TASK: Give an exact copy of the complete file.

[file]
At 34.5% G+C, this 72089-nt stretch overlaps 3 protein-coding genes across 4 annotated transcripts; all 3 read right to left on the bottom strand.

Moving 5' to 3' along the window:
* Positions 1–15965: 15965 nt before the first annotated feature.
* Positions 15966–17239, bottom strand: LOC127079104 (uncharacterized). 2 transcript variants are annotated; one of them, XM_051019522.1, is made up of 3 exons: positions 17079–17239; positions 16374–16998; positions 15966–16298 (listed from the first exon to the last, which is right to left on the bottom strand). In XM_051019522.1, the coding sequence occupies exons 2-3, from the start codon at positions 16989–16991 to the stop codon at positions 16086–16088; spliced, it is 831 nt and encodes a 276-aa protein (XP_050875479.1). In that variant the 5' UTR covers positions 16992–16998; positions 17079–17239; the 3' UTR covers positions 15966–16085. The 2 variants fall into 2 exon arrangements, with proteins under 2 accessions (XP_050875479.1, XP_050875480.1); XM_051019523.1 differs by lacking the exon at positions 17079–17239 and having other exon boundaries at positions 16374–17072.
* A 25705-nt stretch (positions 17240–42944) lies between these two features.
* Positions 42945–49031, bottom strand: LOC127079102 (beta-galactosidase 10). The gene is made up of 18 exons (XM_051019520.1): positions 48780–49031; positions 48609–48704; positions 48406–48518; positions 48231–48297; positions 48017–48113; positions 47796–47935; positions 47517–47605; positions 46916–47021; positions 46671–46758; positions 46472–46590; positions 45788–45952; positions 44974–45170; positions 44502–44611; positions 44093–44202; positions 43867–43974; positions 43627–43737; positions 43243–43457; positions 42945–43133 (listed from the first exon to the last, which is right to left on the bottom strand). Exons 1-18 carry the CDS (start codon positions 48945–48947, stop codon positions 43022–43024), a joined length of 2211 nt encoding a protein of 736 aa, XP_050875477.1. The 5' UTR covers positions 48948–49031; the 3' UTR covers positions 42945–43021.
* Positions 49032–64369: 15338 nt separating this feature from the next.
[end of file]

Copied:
At 34.5% G+C, this 72089-nt stretch overlaps 3 protein-coding genes across 4 annotated transcripts; all 3 read right to left on the bottom strand.

Moving 5' to 3' along the window:
* Positions 1–15965: 15965 nt before the first annotated feature.
* Positions 15966–17239, bottom strand: LOC127079104 (uncharacterized). 2 transcript variants are annotated; one of them, XM_051019522.1, is made up of 3 exons: positions 17079–17239; positions 16374–16998; positions 15966–16298 (listed from the first exon to the last, which is right to left on the bottom strand). In XM_051019522.1, the coding sequence occupies exons 2-3, from the start codon at positions 16989–16991 to the stop codon at positions 16086–16088; spliced, it is 831 nt and encodes a 276-aa protein (XP_050875479.1). In that variant the 5' UTR covers positions 16992–16998; positions 17079–17239; the 3' UTR covers positions 15966–16085. The 2 variants fall into 2 exon arrangements, with proteins under 2 accessions (XP_050875479.1, XP_050875480.1); XM_051019523.1 differs by lacking the exon at positions 17079–17239 and having other exon boundaries at positions 16374–17072.
* A 25705-nt stretch (positions 17240–42944) lies between these two features.
* Positions 42945–49031, bottom strand: LOC127079102 (beta-galactosidase 10). The gene is made up of 18 exons (XM_051019520.1): positions 48780–49031; positions 48609–48704; positions 48406–48518; positions 48231–48297; positions 48017–48113; positions 47796–47935; positions 47517–47605; positions 46916–47021; positions 46671–46758; positions 46472–46590; positions 45788–45952; positions 44974–45170; positions 44502–44611; positions 44093–44202; positions 43867–43974; positions 43627–43737; positions 43243–43457; positions 42945–43133 (listed from the first exon to the last, which is right to left on the bottom strand). Exons 1-18 carry the CDS (start codon positions 48945–48947, stop codon positions 43022–43024), a joined length of 2211 nt encoding a protein of 736 aa, XP_050875477.1. The 5' UTR covers positions 48948–49031; the 3' UTR covers positions 42945–43021.
* Positions 49032–64369: 15338 nt separating this feature from the next.